Drafting a will is perhaps one of the most important parts of any estate plan. It ensures that your money, property, and other assets will be distributed to the people you want to receive them after your death. Even so, around two-thirds of adults in the US have no will. Why are so many Americans paying no heed to such crucial estate planning? It might be because no one wants to face their own mortality. Or it could be that people are simply too busy with day-to-day life and assume there’s plenty of time for planning later. Unfortunately, this indifference comes with a cost. What’s the cost of dying without a will? As it turns out – a lot.
According to a recent survey conducted by Caring.com, while the majority of Americans acknowledge the importance of estate planning, they overwhelmingly choose to skip it altogether. Here are some quick stats:
Why are so many Americans dying without a will? According to the study:
If you die without a will (or, dying “intestate”), your assets will be frozen until your estate is settled in accordance with state law. Since each state’s laws on intestacy are different, no two situations are alike. However, you can generally expect assets to be distributed using a hierarchy of survivors (first to a spouse, then to children, then your siblings, and so on). Of course, it’s not always as easy as simply counting up the assets, then divvying them up among family members. Dying without a will can lead to a very long, and quite possibly expensive, process for your family. Here are just a few consequences of neglecting your estate plan:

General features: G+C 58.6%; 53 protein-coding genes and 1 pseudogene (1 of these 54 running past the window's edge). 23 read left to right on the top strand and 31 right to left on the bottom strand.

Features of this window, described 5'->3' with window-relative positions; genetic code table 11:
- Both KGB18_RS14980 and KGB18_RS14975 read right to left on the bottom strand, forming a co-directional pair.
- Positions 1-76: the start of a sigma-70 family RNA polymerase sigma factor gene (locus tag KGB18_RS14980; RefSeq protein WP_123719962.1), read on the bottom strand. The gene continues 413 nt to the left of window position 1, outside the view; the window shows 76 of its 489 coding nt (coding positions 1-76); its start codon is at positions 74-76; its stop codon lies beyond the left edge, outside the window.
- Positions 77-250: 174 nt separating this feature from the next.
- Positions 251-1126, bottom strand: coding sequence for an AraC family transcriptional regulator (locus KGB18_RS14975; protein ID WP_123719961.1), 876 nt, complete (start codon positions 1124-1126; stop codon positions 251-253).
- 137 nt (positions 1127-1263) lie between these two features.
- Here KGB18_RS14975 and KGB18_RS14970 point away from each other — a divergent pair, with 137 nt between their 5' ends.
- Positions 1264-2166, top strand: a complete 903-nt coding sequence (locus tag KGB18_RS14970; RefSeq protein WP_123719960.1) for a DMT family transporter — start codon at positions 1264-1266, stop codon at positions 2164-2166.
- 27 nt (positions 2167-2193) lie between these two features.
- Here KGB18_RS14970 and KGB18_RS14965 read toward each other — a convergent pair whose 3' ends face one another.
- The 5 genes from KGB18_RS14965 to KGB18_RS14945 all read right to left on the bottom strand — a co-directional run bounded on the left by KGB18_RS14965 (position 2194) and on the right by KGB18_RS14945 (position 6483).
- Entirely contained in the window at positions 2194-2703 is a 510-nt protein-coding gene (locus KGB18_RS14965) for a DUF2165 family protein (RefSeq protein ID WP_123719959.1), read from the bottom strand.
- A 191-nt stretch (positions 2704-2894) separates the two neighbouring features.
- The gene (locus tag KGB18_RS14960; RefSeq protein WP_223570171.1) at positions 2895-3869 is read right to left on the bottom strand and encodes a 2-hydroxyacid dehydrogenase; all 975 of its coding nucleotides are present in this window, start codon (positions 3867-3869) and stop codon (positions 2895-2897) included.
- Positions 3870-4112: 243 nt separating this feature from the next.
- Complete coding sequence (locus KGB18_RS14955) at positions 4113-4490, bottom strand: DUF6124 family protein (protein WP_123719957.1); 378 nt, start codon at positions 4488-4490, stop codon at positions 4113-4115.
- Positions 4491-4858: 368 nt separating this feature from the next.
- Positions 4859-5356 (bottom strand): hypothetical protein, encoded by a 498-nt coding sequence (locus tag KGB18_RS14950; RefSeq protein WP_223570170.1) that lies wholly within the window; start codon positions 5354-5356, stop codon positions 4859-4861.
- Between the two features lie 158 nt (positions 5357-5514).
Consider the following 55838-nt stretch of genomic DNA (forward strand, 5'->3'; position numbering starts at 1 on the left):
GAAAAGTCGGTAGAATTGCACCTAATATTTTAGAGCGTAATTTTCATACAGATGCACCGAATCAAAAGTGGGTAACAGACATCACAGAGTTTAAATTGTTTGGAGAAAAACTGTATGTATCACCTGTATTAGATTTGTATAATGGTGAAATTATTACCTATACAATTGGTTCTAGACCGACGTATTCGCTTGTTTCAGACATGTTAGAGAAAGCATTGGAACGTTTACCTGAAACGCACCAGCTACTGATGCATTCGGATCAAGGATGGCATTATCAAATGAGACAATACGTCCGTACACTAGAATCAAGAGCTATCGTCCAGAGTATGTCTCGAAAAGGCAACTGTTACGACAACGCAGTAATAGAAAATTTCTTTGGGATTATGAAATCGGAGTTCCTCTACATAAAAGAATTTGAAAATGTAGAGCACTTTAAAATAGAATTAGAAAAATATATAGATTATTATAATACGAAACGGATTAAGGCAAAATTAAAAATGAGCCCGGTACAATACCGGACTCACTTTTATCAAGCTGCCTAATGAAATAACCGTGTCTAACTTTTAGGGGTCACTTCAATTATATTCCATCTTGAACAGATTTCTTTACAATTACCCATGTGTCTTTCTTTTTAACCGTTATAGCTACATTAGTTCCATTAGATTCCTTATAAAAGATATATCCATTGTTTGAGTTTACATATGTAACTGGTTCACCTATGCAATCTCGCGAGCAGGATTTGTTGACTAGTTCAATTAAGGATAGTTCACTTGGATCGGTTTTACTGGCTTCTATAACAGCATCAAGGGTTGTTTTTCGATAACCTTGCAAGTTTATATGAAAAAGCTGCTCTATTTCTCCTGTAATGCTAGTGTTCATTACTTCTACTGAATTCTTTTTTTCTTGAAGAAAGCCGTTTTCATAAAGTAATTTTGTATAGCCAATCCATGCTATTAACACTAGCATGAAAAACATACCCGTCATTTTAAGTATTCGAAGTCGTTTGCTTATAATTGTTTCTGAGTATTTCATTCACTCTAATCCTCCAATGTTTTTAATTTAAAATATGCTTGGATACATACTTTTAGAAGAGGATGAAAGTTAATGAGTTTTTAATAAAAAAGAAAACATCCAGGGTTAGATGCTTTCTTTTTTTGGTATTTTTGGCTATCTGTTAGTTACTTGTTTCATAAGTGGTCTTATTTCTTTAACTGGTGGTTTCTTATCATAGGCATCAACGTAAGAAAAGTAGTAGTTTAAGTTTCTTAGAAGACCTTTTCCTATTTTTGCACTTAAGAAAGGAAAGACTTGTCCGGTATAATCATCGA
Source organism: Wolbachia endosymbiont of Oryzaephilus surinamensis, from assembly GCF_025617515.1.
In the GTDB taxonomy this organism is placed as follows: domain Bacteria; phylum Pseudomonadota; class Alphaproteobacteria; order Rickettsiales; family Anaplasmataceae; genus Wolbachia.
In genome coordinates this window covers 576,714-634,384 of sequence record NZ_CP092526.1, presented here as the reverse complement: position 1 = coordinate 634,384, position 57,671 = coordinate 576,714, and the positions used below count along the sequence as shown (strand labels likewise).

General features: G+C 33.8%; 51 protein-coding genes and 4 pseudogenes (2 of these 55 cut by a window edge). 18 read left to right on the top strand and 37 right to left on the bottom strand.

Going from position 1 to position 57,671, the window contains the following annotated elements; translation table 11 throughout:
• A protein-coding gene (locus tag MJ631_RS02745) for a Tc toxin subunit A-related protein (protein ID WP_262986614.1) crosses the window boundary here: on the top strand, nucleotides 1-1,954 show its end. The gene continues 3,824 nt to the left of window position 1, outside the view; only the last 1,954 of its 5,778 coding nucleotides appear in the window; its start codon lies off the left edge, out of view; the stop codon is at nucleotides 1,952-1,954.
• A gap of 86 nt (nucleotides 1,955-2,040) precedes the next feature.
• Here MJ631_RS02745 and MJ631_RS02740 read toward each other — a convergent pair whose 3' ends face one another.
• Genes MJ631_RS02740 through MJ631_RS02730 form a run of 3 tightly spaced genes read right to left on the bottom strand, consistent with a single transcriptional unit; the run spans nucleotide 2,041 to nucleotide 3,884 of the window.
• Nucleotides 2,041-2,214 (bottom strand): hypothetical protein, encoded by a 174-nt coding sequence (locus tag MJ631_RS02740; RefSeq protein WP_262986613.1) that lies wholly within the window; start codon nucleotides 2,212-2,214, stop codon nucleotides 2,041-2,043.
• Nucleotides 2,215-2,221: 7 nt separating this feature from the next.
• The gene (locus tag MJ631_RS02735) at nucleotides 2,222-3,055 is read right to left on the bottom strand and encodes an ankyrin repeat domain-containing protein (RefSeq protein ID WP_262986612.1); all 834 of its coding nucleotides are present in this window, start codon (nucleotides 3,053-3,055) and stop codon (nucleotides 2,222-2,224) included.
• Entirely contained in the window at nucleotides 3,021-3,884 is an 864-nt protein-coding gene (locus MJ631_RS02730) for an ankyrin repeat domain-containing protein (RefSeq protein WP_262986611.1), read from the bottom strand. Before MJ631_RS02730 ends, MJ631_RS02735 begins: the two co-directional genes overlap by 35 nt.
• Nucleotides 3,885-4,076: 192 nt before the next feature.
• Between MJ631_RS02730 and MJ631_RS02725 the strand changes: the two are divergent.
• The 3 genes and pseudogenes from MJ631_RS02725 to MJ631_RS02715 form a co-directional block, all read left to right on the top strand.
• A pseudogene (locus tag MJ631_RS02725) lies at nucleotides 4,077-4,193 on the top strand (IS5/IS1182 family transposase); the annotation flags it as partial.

It’s true. Estate planning…writing a will…it can take up some of your time. It can even be complicated, especially if you have a lot of assets and more than one heir to consider. Be that as it may, the time-suck and attorney fees you’ll incur getting prepared will be next-to-nothing compared to what your family goes through if you have no plan at all. Spare your spouse, children, and favorite nieces and nephews further grief and save them some money by having your will written as soon as possible. When’s the best time to write a will? Right now.
If you’re looking for help with wills or other parts of estate planning, then check out these resources:
Originally published April 27, 2023
Bob Carlson, America's leading retirement expert, reveals the big secret the IRS won't tell you.